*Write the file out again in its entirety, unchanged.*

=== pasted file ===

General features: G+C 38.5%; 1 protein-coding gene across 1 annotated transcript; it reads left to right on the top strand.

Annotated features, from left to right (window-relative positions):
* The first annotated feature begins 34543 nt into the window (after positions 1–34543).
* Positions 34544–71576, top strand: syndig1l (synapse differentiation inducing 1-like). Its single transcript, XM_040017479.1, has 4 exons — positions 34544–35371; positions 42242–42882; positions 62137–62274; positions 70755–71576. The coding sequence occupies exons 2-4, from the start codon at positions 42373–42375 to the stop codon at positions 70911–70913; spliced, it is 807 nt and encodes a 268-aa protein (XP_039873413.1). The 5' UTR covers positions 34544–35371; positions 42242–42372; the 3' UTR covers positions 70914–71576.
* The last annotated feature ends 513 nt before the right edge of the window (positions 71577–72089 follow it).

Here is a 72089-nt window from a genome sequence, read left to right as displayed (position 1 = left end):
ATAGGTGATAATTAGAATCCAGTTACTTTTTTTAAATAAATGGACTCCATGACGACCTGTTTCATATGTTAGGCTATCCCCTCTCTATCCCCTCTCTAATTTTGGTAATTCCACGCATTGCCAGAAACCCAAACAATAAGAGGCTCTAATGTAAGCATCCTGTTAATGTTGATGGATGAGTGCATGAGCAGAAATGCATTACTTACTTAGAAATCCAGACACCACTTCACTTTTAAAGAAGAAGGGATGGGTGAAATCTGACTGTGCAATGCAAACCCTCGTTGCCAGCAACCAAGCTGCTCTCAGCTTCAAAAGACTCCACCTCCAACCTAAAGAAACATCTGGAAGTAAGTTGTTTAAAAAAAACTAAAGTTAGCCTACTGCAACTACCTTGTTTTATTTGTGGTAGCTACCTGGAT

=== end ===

General features: G+C 38.5%; 1 protein-coding gene across 1 annotated transcript; it reads left to right on the top strand.

Annotated features, from left to right (window-relative positions):
* The first annotated feature begins 34543 nt into the window (after positions 1–34543).
* Positions 34544–71576, top strand: syndig1l (synapse differentiation inducing 1-like). Its single transcript, XM_040017479.1, has 4 exons — positions 34544–35371; positions 42242–42882; positions 62137–62274; positions 70755–71576. The coding sequence occupies exons 2-4, from the start codon at positions 42373–42375 to the stop codon at positions 70911–70913; spliced, it is 807 nt and encodes a 268-aa protein (XP_039873413.1). The 5' UTR covers positions 34544–35371; positions 42242–42372; the 3' UTR covers positions 70914–71576.
* The last annotated feature ends 513 nt before the right edge of the window (positions 71577–72089 follow it).

Here is a 72089-nt window from a genome sequence, read left to right as displayed (position 1 = left end):
ATAGGTGATAATTAGAATCCAGTTACTTTTTTTAAATAAATGGACTCCATGACGACCTGTTTCATATGTTAGGCTATCCCCTCTCTATCCCCTCTCTAATTTTGGTAATTCCACGCATTGCCAGAAACCCAAACAATAAGAGGCTCTAATGTAAGCATCCTGTTAATGTTGATGGATGAGTGCATGAGCAGAAATGCATTACTTACTTAGAAATCCAGACACCACTTCACTTTTAAAGAAGAAGGGATGGGTGAAATCTGACTGTGCAATGCAAACCCTCGTTGCCAGCAACCAAGCTGCTCTCAGCTTCAAAAGACTCCACCTCCAACCTAAAGAAACATCTGGAAGTAAGTTGTTTAAAAAAAACTAAAGTTAGCCTACTGCAACTACCTTGTTTTATTTGTGGTAGCTACCTGGAT